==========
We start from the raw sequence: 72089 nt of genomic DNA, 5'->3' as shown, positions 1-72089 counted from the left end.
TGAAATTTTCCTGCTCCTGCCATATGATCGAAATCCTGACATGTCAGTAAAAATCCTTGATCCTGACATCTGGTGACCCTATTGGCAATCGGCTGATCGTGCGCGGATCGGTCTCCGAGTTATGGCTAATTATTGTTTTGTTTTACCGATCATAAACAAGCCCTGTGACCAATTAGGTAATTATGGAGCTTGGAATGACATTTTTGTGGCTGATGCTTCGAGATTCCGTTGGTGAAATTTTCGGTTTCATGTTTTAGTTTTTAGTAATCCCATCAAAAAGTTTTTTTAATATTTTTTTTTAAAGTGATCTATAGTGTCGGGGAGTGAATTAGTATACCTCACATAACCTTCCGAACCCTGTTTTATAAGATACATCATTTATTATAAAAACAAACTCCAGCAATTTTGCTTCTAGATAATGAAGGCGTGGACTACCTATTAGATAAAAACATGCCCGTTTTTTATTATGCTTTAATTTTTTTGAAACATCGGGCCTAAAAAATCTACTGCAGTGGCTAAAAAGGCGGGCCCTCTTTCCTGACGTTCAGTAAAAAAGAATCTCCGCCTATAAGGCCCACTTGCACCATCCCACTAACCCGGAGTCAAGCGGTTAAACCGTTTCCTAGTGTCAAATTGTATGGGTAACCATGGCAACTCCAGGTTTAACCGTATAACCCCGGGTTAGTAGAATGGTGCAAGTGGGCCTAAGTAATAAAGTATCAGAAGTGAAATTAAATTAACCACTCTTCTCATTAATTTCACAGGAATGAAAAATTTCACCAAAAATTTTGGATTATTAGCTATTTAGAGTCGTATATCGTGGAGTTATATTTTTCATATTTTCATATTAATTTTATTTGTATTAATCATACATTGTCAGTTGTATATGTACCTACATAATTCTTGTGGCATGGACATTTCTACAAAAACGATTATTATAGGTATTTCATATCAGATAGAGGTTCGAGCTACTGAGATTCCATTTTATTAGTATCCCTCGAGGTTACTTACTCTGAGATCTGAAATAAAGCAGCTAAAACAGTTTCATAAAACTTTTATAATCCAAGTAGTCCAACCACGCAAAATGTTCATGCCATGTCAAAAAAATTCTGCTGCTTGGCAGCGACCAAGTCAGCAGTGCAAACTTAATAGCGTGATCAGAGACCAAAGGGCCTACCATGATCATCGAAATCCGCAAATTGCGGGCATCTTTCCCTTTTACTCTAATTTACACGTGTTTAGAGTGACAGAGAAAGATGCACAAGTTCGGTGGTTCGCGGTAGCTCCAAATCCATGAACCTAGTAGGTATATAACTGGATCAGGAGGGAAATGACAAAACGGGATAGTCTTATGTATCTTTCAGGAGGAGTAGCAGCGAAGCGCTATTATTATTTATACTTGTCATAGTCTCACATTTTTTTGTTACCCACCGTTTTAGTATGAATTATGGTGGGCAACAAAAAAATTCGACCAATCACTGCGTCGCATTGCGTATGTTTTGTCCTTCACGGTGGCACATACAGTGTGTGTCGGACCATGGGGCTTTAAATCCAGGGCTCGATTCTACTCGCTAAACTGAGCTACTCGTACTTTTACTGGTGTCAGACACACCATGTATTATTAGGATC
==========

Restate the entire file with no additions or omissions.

We start from the raw sequence: 72089 nt of genomic DNA, 5'->3' as shown, positions 1-72089 counted from the left end.
TGAAATTTTCCTGCTCCTGCCATATGATCGAAATCCTGACATGTCAGTAAAAATCCTTGATCCTGACATCTGGTGACCCTATTGGCAATCGGCTGATCGTGCGCGGATCGGTCTCCGAGTTATGGCTAATTATTGTTTTGTTTTACCGATCATAAACAAGCCCTGTGACCAATTAGGTAATTATGGAGCTTGGAATGACATTTTTGTGGCTGATGCTTCGAGATTCCGTTGGTGAAATTTTCGGTTTCATGTTTTAGTTTTTAGTAATCCCATCAAAAAGTTTTTTTAATATTTTTTTTTAAAGTGATCTATAGTGTCGGGGAGTGAATTAGTATACCTCACATAACCTTCCGAACCCTGTTTTATAAGATACATCATTTATTATAAAAACAAACTCCAGCAATTTTGCTTCTAGATAATGAAGGCGTGGACTACCTATTAGATAAAAACATGCCCGTTTTTTATTATGCTTTAATTTTTTTGAAACATCGGGCCTAAAAAATCTACTGCAGTGGCTAAAAAGGCGGGCCCTCTTTCCTGACGTTCAGTAAAAAAGAATCTCCGCCTATAAGGCCCACTTGCACCATCCCACTAACCCGGAGTCAAGCGGTTAAACCGTTTCCTAGTGTCAAATTGTATGGGTAACCATGGCAACTCCAGGTTTAACCGTATAACCCCGGGTTAGTAGAATGGTGCAAGTGGGCCTAAGTAATAAAGTATCAGAAGTGAAATTAAATTAACCACTCTTCTCATTAATTTCACAGGAATGAAAAATTTCACCAAAAATTTTGGATTATTAGCTATTTAGAGTCGTATATCGTGGAGTTATATTTTTCATATTTTCATATTAATTTTATTTGTATTAATCATACATTGTCAGTTGTATATGTACCTACATAATTCTTGTGGCATGGACATTTCTACAAAAACGATTATTATAGGTATTTCATATCAGATAGAGGTTCGAGCTACTGAGATTCCATTTTATTAGTATCCCTCGAGGTTACTTACTCTGAGATCTGAAATAAAGCAGCTAAAACAGTTTCATAAAACTTTTATAATCCAAGTAGTCCAACCACGCAAAATGTTCATGCCATGTCAAAAAAATTCTGCTGCTTGGCAGCGACCAAGTCAGCAGTGCAAACTTAATAGCGTGATCAGAGACCAAAGGGCCTACCATGATCATCGAAATCCGCAAATTGCGGGCATCTTTCCCTTTTACTCTAATTTACACGTGTTTAGAGTGACAGAGAAAGATGCACAAGTTCGGTGGTTCGCGGTAGCTCCAAATCCATGAACCTAGTAGGTATATAACTGGATCAGGAGGGAAATGACAAAACGGGATAGTCTTATGTATCTTTCAGGAGGAGTAGCAGCGAAGCGCTATTATTATTTATACTTGTCATAGTCTCACATTTTTTTGTTACCCACCGTTTTAGTATGAATTATGGTGGGCAACAAAAAAATTCGACCAATCACTGCGTCGCATTGCGTATGTTTTGTCCTTCACGGTGGCACATACAGTGTGTGTCGGACCATGGGGCTTTAAATCCAGGGCTCGATTCTACTCGCTAAACTGAGCTACTCGTACTTTTACTGGTGTCAGACACACCATGTATTATTAGGATC